Beauty is in the Eye of the Beholder…Or is it?
Today’s culture, we as Christians can agree, is riveted by postmodern thought. Morals and truths are relative to experience and perception, one would claim. And in response, Christians, historically, have made efforts to combat this kind of thinking (although even this is now a subject of debate, sadly). But one problem I’ve always had, as an artist myself, was reconciling objectivism (or the view that universal truth exists apart from the mind) with art. “Who are we to ‘judge’ art as good or bad?” and, “Who are we to ‘judge’ art as ethically good or bad?” Even more importantly, what do we do about it?
Exploring creativity in art brings up the issue of trying to objectively critique one’s finished work. And it’s even harder for the Christian to objectively critique the work’s moral compass.
I first want to write about the objectivity of art in an aesthetic sense.
So… is art subjective? Or is it objective? Trying to write a full-fledged argument would probably be too ambitious. But let’s underline for the sake of this blog post that most Christians would tend to believe truth in general exists outside of mind. So truth isn’t determined by what we perceive or experience, but it is something we do discover and our existence is anchored by these truths.
To slightly go off on a tangent (I promise this will make sense later), there is a branch of philosophy that asks the questions of what makes something beautiful, tasteful, artful? This is called aesthetics and it helps us define what we see is good to our senses. There are many other sub-categories, but to focus more in a general understanding, aesthetics is important in understanding the truths about the nature of what we perceive.
But it must be asked, what are these truths? The Bible doesn’t explicitly tell us what we are supposed to see as beautiful. However, Philippians 4:8 tells us: “whatever is true, whatever is honorable, whatever is just, whatever is pure, whatever is lovely, whatever is commendable, if there is any excellence, if there is anything worthy of praise, think about these things.” Something to gather from this is that aesthetics is something that we as humans practice as well as experience. What we know is lovely is something that we practice, like painting a picture or taking a photograph.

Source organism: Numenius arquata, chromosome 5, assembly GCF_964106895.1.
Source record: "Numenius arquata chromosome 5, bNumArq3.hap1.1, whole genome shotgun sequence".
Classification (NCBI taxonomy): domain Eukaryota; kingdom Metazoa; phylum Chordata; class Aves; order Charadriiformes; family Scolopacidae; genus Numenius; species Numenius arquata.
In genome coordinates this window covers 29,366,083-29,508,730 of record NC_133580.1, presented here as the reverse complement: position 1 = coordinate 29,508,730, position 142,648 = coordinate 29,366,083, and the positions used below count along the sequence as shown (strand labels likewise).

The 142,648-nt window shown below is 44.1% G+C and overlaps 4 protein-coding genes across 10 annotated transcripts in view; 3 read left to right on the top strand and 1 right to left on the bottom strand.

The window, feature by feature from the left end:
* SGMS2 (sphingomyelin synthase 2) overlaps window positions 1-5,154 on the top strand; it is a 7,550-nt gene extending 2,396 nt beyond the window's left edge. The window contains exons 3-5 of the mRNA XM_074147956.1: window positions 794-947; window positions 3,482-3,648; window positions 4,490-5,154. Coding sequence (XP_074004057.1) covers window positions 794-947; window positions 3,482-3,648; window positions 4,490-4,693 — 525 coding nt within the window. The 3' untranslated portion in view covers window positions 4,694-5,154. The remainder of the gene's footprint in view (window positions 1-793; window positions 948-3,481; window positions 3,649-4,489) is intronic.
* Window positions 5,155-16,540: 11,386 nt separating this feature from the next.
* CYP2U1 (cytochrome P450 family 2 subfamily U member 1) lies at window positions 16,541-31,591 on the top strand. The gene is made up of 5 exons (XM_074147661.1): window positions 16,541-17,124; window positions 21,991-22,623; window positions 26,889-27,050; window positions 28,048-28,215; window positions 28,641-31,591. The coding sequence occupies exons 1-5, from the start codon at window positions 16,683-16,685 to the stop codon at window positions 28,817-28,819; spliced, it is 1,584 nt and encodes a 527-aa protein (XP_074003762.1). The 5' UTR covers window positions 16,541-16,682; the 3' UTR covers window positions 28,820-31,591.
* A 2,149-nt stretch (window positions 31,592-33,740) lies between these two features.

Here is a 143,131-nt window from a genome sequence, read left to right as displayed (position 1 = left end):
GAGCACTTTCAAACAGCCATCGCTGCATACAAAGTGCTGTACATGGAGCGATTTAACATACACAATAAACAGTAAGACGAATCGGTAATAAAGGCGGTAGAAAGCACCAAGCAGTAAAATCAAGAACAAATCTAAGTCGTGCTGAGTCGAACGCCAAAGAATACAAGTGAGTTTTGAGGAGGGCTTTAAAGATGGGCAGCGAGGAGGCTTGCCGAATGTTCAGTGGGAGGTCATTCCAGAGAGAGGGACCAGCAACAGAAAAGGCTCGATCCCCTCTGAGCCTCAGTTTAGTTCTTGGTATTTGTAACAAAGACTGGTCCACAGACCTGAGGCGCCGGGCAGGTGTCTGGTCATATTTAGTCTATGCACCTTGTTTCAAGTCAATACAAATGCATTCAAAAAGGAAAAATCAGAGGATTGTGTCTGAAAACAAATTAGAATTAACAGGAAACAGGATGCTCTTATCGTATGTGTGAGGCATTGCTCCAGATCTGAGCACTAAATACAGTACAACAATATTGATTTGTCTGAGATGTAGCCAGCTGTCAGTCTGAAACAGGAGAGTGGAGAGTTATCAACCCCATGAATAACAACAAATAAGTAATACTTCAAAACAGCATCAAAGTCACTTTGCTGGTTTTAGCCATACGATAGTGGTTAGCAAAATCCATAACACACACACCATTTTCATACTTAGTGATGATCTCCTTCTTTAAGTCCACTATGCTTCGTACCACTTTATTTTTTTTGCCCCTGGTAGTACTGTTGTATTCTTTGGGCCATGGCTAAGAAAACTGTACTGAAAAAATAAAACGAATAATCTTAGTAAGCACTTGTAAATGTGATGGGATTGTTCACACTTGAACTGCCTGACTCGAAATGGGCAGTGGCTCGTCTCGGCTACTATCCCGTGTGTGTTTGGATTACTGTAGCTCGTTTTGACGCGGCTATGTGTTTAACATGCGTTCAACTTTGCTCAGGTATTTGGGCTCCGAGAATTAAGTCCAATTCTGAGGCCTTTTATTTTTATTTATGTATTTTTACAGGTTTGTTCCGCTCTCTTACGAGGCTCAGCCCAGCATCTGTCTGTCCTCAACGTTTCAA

Nicholas Wolterstorff, who I had the pleasure of seeing at one of Biola University’s Center for Christian Thought seminars, argues in his book “Art in Action” that aesthetics is equally important as logic and that there is a necessary place in existence. It’s purpose is to enhance the human experience toward all facets of our lives. So what are aesthetic truths? They are Christian truths. They are the timeless and culture-less axioms consistently defined in the Scriptures. They are the Four Cardinal Virtues. There is a beauty to humility, a tastefulness to altruism, an artfulness to The Almighty.
However, as previously spoken, aesthetic truths are not simply experienced, but practiced. Such then, it would be fitting to argue that the objectivity of art is equally important as its subjectivity.
Some will say, “What? That’s such a cop out!” But how can it be? One will say that art exists only outside the self. If you do that, you remove the humanity behind it, as art will not be art, but be the result of creation with no human enrichment. Another will say that beauty in art is only defined by experience. And if you do that, then you remove its existence, as beauty must exist prior to human interaction.
So is art subjective or objective? Based on the understanding of the human need for these aesthetic truths to be practiced and to be experienced, I believe they are necessarily both.
But, if art is based on truth, this broaches a more difficult question- “can art be evaluated ethically?”
Thoughts (with more of my own to come)?
Justin Gum is a visual artist hailing from Miami, Florida. Much of his academic career was focused on the arts, graduating from a magnet art school and attending Pratt Institute in New York. He soon moved to California to pursue his artistic career in film and graduated Biola University with a B.A. in Philosophy. He now works as a freelance cinematographer and film maker. You can view some of his work at www.justineverettgum.com
 I would not go so far as to say that the Cardinal Virtues are all sufficient for defining Christian truths, but that they are necessary.